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Our homes play an important part in our efforts to change a culture of isolation.
That culture encourages us more and more to be isolated and inward-facing, moving away from home life as the center of community development.
Changing the way we perceive our own homes, then, is an important step in changing the way we perceive our communities.
Family will always be the nucleus of society, where we receive our first education and share a space with others—but that space is more than just a place, and has tremendous power in shaping human interactions.
In many societies, as we grow more isolated from each other, our homes become a profoundly personal space that we don’t share with anyone. We come up with excuses for having people over: “My home is too small,” “I’m too disorganized,” “There are cooler places to gather with friends”… but isn’t this a sign of the value we assign to interpersonal relationships?
If we value the size or “entertainment value” of the home over the person we are visiting, aren’t we more concerned with materialism than with friendship? If we aren’t willing to tidy up or make space for people to visit us … do we value our own comfort over that of others?
It’s not our fault that we are accustomed to this way of thinking. The availability of new social spaces in urban settings makes it easy to move to a more neutral public spot. People aren’t always comfortable hosting, which sets a pattern of how friendships play out. But without the intimacy created by hosting people in our home, a culture of loving openness and connection becomes more difficult to strengthen.
The Baha’i teachings, both explicitly and implicitly in the nature of the activities they promote, encourage us to make our homes into centers of unity, through which we manifest many virtues:
You must manifest complete love and affection toward all mankind. Do not exalt yourselves above others, but consider all as your equals, recognizing them as the servants of one God. Know that God is compassionate toward all; therefore, love all from the depths of your hearts, prefer all religionists before yourselves, be filled with love for every race, and be kind toward the people of all nationalities. Never speak disparagingly of others, but praise without distinction. Pollute not your tongues by speaking evil of another. Recognize your enemies as friends, and consider those who wish you evil as the wishers of good. – Abdu’l-Baha, The Promulgation of Universal Peace, p. 452.
Inviting people into our homes is an easy, concrete way to practice showing love and affection in our own lives. Being a host means preferring others above ourselves, and showing love, compassion and hospitality. The conversations we have in our homes also help shape our relationships and the culture of a place in a very direct way: we begin to build a habit of what we do when we are relaxed and with friends and loved ones, and when we are most authentically ourselves.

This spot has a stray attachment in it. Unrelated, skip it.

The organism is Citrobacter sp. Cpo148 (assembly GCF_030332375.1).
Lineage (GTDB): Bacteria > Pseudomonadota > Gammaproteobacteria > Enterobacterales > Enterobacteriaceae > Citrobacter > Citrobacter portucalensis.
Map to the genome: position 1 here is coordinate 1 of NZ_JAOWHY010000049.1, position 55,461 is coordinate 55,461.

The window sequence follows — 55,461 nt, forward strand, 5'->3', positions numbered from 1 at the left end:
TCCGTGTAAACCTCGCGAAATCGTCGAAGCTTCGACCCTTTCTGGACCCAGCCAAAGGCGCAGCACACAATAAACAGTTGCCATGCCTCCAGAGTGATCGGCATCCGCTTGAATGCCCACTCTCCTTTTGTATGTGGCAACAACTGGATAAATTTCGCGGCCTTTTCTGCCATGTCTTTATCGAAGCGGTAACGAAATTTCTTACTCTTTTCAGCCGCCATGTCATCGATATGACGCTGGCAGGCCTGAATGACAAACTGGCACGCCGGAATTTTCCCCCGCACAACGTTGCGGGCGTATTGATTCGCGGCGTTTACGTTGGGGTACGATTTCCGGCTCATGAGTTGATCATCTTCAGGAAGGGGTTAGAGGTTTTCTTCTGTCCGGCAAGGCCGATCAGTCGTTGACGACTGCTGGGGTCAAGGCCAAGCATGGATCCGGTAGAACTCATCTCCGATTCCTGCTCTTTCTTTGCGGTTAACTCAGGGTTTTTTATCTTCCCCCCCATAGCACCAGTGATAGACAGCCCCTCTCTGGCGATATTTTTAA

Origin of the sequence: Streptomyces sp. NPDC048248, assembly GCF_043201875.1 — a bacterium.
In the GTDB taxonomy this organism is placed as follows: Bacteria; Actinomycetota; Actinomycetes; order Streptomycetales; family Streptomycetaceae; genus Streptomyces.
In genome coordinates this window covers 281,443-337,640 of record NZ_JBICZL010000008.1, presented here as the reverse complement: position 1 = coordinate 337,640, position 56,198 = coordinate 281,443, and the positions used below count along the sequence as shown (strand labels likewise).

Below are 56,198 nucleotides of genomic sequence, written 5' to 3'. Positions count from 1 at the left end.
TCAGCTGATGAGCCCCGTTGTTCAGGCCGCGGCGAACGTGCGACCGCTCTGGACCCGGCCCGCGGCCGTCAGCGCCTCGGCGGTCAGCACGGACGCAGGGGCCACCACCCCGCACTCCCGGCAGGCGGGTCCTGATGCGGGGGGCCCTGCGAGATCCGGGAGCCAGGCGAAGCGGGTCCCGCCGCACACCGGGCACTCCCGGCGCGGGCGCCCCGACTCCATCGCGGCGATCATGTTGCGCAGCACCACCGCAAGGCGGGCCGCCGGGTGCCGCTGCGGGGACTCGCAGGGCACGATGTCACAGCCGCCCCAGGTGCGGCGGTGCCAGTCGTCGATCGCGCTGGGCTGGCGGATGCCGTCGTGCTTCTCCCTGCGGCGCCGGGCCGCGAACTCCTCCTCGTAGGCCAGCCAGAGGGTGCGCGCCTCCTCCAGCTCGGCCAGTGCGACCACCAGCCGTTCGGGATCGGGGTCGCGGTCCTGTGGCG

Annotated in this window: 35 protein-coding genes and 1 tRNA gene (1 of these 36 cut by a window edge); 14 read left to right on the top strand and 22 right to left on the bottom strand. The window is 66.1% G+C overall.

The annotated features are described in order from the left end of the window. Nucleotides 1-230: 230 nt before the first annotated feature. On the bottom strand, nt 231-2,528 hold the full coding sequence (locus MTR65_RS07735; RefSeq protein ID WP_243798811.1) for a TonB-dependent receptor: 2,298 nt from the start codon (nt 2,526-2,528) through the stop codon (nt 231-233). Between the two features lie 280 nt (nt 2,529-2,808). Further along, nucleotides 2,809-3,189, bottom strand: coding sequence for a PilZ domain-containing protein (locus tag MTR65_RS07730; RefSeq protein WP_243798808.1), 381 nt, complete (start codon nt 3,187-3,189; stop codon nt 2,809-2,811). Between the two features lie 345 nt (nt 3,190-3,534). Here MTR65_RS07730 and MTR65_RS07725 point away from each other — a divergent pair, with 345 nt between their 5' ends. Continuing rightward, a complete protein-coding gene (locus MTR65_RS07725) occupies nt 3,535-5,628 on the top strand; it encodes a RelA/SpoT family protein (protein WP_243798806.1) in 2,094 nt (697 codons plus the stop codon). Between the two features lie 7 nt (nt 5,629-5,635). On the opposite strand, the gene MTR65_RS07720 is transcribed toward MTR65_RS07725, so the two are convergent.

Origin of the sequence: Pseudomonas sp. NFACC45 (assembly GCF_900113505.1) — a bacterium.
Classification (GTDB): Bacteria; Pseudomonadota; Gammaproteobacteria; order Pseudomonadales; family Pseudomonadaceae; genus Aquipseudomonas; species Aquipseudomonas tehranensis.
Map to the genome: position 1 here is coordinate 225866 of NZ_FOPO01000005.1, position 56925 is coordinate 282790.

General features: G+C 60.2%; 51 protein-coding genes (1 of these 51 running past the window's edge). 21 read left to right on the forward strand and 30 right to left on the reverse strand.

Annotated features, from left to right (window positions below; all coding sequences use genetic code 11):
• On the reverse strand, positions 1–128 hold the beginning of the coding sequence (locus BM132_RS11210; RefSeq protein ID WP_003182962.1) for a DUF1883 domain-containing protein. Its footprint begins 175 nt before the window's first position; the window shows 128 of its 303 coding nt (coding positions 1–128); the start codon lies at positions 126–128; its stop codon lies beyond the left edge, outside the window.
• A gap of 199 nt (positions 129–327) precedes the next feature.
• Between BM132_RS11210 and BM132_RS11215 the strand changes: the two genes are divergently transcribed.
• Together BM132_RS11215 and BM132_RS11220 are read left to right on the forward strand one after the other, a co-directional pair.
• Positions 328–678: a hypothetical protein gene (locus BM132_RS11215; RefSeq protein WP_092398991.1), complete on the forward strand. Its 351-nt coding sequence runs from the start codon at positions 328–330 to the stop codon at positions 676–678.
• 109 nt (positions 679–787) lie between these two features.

Sometimes this type of warm, welcoming home life is easier to envision as one that belongs to a family, in a lavish home where large dinners can be hosted in the utmost comfort. But that doesn’t have to be the case. We can invite our friends into our homes for friendly gatherings, for music, prayers and devotionals, or to create any space where unity prevails, even if we are college students with roommates, or elderly people living alone.
It’s not about having elaborate food, or constantly “entertaining” people, or creating bonds based on material comforts—rather, we look to start conversations and allow people to get to know each other. Sometimes, this can mean that everyone cooks together, or that people show up whenever, or that someone else organizes the activity that takes place in our house. There are no rules, but the mentality with which we open up our home is crucial. We are trying to create a center of unity, not make ourselves a popular entertainment destination.
We can find ways to make people feel comfortable: maybe hosting a barbeque in the yard, or holding some sort of organized activity in our home that is more comfortable for a culture where home visits are not common. Or maybe we can just give it a try and see what happens … at the end of the day, who knows? Maybe the people in our communities have been longing to find a space like this all along.
Abdu’l-Baha shared a beautiful description about what our homes should look like:
My home is the home of peace. My home is the home of joy and delight. My home is the home of laughter and exultation. Whosoever enters through the portals of this home, must go out with gladsome heart. This is the home of light; whosoever enters here must become illumined. This is the home of knowledge: the one who enters it must receive knowledge. This is the home of love: those who come in must learn the lessons of love; thus may they know how to love each other. – Abdu’l-Baha, Star of the West, Volume 5, p. 40.
In this way, our homes transform from a place of individual leisure into a radiant hearth that can belong to our whole community, and that can be a constant source of warmth, comfort, happiness and joy for our friends.